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Security Response

Register to Vote, Lose your Identity

Created: 11 Feb 2008 08:00:00 GMT • Updated: 23 Jan 2014 18:42:23 GMT
Josh Harrison's picture
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With the primaries going on it reminded me of a problem that can putthose of us who have registered to vote at an unnecessary risk ofidentify theft exposure. With everything we are doing to secure theworld electronically, it can still be the old analog means that doom us.

Last fall I received a piece of junk mail, I mean, "US postage paidpolitical glossy information to help inform voters" material. This isthe usual type of glossy, slick advertising mailer that most of us tossinto the garbage can. I decided to open it and inside I saw “Vote forMeasure 123456” and some political marketing info. OK, I still am goingto toss it. And then I noticed the little “Vote by Mail Application”attached. It was nicely pre-printed with name and address and my date of birth (DOB)!Yeesh, why didn’t they just go ahead and post my social security numbertoo?! Some may argue that a DOB is already a matter of public recordand I agree it isn’t as sensitive as your social security number, butDOB is enough to compromise portions of your identify and this could be why California Senate Bill 1614 was passed in 2002—to "protect the integrity of vital records by preventing unauthorized access to personal birth and death information."If I had followed the normal course of action, it would have been inthe trash for any dumpster/landfill diving fool to find.

Ok, big deal, one DOB record in the trash. Considering the number ofpeople who toss bank statements, I guess this may not be a big issue. Iassume that there were only about 100,000 of these created and theywould have been easy to find at the post office's front door or thetrash for apartment complexes.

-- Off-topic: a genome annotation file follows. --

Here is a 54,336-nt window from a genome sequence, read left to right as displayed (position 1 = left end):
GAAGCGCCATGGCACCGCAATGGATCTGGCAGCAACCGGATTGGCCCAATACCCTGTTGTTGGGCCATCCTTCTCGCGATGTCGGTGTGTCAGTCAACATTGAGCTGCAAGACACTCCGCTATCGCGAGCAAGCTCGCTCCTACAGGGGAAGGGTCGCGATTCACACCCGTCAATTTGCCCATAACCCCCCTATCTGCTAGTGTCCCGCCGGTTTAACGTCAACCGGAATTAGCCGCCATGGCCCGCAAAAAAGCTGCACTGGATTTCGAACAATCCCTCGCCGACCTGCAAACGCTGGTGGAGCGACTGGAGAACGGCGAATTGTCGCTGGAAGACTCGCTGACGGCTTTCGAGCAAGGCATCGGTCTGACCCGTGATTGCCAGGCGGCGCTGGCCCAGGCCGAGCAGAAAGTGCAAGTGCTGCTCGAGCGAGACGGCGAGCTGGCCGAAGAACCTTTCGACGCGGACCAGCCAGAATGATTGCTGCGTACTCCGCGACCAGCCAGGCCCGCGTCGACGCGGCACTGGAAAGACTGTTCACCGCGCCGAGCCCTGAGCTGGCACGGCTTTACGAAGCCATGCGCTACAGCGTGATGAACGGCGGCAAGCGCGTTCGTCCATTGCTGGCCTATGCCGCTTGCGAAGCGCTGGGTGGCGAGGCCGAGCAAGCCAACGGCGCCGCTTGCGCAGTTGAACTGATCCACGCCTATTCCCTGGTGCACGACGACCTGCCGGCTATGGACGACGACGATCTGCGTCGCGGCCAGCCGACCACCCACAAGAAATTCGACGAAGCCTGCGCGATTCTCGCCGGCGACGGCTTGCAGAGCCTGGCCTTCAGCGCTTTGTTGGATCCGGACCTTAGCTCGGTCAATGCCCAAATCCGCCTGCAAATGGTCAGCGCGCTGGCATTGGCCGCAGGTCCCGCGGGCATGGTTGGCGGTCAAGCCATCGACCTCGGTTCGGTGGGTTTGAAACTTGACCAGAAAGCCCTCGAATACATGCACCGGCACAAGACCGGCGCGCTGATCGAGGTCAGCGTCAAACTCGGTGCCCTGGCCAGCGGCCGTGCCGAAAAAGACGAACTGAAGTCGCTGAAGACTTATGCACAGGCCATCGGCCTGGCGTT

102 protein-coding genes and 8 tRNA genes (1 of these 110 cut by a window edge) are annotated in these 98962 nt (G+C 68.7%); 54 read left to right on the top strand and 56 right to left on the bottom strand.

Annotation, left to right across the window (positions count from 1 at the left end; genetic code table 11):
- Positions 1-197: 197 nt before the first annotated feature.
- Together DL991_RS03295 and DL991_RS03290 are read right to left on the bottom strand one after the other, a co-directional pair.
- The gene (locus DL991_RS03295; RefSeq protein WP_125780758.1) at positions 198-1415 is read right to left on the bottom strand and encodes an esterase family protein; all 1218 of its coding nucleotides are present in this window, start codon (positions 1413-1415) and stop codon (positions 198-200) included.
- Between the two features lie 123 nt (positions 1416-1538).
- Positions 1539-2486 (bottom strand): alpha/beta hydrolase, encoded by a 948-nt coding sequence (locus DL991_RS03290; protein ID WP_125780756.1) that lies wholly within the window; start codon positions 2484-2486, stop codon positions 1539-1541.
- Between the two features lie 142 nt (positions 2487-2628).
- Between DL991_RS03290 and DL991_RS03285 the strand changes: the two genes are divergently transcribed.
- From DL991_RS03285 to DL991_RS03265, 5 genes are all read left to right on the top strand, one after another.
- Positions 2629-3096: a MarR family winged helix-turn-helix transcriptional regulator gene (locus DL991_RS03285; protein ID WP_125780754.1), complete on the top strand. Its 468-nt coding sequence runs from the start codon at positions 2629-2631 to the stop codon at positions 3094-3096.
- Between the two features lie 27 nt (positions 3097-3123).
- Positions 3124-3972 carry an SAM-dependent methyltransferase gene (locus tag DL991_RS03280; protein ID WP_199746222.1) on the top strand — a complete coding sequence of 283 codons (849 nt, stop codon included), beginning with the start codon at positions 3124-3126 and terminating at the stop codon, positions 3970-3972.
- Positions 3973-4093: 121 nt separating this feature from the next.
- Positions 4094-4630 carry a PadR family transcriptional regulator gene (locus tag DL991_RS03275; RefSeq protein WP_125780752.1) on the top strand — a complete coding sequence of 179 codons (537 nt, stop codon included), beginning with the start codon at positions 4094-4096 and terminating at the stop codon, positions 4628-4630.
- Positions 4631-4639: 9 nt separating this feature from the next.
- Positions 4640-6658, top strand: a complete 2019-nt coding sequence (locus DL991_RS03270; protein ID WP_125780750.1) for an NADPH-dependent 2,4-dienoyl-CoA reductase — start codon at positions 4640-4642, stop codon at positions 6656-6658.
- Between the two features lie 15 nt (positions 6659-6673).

This isn’t the worst part. I called the Registrar of Voters and I learned a few things.
1) The political group that sent the mailer appears to have broken no laws (per the Registrar of Voters).
2) The reason why political mailers include DOB information is because it makes it easier for the registrar of voters to confirm and validate a vote (nothing like ease of use over security!)
3) There are no guidelines given to people who send mailers for protection of personal or confidential information.

Does this mean that anyone who has a "cause" and $100 can get anelectronic voter file filed with 100,000 names, addresses, and DOBsfrom everyone in an entire county?

In Symantec’s Norton Internet Security™ 2008 and Norton 360 productswe have antiphishing and antifraud mechanisms built in. We also protectagainst drive-by downloads, which may install a keylogger to steal yourbanking transactions. With everything we are doing to secure youridentity and electronic transactions today, let’s at least make it alittle harder to own 100,000 identities the old fashioned way.

So what can you do?
o Open and check all mail, including "junk mail" and check for any personal or confidential information. Shred the confidential portions.
o Let your legislative representatives know that this isn’t acceptable.
o Ask your Registrar of Voters and other county offices how they are protecting your personal information.

California Senate Bill 1614 from 2002:

Santa Clara Office of the Clerk Recorder: